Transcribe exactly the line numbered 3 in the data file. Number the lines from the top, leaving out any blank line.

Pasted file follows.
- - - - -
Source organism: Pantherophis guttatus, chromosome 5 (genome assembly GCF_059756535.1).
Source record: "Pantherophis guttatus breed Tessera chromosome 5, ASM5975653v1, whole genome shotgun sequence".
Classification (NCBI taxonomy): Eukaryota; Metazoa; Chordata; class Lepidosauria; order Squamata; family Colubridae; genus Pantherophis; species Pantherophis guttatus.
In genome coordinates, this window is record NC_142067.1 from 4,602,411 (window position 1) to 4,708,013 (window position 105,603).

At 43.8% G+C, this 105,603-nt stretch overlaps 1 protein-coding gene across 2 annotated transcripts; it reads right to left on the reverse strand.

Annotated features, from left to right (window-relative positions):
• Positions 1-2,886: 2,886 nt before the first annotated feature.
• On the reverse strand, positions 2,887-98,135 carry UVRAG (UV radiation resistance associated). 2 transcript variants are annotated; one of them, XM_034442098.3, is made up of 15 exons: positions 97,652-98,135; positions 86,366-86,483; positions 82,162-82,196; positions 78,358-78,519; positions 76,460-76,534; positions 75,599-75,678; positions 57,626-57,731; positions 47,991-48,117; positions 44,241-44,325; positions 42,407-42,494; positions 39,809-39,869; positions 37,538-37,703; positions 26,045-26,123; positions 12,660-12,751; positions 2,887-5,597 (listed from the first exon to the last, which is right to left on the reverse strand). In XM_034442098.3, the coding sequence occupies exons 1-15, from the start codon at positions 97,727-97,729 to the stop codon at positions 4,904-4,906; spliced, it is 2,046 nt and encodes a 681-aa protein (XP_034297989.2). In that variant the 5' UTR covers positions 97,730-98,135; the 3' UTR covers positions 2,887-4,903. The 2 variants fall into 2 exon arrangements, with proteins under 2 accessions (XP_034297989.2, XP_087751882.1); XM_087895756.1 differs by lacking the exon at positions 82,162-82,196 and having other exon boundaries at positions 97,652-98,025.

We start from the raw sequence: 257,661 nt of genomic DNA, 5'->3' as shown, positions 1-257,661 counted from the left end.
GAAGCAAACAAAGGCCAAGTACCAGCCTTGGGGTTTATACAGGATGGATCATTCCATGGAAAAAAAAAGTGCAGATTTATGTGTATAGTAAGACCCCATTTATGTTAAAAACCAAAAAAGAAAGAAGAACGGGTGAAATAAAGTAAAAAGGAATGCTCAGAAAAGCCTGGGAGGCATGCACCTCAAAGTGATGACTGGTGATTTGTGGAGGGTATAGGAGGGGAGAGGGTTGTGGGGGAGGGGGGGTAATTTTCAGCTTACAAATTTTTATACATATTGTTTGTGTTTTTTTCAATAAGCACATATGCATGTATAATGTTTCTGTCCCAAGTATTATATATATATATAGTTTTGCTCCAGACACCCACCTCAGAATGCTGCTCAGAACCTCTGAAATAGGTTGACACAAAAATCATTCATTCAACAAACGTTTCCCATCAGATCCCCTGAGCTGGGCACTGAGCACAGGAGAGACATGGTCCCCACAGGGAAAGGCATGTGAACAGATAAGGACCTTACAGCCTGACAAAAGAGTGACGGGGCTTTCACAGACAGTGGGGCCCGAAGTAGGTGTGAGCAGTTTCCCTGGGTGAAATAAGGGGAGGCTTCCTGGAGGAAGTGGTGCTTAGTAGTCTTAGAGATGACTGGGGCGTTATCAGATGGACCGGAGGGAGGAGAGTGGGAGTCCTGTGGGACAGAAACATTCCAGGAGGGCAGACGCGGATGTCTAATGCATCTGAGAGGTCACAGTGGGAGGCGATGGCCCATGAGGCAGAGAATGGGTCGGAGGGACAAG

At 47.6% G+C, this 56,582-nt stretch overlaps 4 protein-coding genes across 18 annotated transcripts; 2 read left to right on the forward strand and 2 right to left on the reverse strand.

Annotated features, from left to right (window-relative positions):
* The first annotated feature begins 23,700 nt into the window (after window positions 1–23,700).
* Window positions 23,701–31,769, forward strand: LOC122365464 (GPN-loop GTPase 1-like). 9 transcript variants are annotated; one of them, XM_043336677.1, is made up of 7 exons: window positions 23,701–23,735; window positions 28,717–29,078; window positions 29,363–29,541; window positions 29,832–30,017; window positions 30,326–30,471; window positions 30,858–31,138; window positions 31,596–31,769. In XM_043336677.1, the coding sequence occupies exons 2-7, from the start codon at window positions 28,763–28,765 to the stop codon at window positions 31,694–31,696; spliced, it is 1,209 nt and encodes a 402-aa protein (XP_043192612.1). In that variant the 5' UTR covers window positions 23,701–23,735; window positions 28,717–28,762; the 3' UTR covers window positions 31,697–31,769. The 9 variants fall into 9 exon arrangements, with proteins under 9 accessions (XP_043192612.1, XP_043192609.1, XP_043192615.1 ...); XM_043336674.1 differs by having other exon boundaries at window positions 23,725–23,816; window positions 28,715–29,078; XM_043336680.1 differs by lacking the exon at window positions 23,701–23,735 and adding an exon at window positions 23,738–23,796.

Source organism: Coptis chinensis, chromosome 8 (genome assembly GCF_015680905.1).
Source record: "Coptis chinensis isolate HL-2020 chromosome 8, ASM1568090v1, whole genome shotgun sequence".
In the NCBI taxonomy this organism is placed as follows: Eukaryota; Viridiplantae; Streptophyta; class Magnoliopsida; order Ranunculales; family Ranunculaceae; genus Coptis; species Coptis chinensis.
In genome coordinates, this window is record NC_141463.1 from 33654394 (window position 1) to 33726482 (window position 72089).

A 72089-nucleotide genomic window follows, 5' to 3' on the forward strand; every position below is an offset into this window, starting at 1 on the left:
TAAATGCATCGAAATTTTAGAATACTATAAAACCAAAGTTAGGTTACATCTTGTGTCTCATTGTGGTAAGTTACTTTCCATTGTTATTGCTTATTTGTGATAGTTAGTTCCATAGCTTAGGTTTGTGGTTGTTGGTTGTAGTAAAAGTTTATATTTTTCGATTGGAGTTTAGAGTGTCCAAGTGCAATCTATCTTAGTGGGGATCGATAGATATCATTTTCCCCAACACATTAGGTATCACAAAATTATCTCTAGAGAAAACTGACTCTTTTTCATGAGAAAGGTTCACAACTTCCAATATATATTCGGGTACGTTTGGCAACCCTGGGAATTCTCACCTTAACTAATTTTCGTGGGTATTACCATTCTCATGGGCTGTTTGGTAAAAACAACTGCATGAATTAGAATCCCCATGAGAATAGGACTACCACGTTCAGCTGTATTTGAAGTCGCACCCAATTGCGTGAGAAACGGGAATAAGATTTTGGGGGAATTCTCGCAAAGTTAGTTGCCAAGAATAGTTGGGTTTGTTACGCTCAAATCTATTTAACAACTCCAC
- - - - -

Classification (NCBI taxonomy): Eukaryota; Metazoa; Chordata; class Lepidosauria; order Squamata; family Colubridae; genus Pantherophis; species Pantherophis guttatus.